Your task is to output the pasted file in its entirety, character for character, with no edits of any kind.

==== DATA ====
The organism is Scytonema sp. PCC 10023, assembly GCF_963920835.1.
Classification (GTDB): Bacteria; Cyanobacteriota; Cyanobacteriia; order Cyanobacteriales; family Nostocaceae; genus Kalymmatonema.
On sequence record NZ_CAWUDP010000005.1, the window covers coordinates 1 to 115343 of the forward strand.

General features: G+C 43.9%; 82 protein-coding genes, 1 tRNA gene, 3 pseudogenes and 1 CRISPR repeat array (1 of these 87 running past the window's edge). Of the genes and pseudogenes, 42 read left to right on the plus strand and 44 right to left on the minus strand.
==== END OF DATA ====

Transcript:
The organism is Scytonema sp. PCC 10023, assembly GCF_963920835.1.
Classification (GTDB): Bacteria; Cyanobacteriota; Cyanobacteriia; order Cyanobacteriales; family Nostocaceae; genus Kalymmatonema.
On sequence record NZ_CAWUDP010000005.1, the window covers coordinates 1 to 115343 of the forward strand.

General features: G+C 43.9%; 82 protein-coding genes, 1 tRNA gene, 3 pseudogenes and 1 CRISPR repeat array (1 of these 87 running past the window's edge). Of the genes and pseudogenes, 42 read left to right on the plus strand and 44 right to left on the minus strand.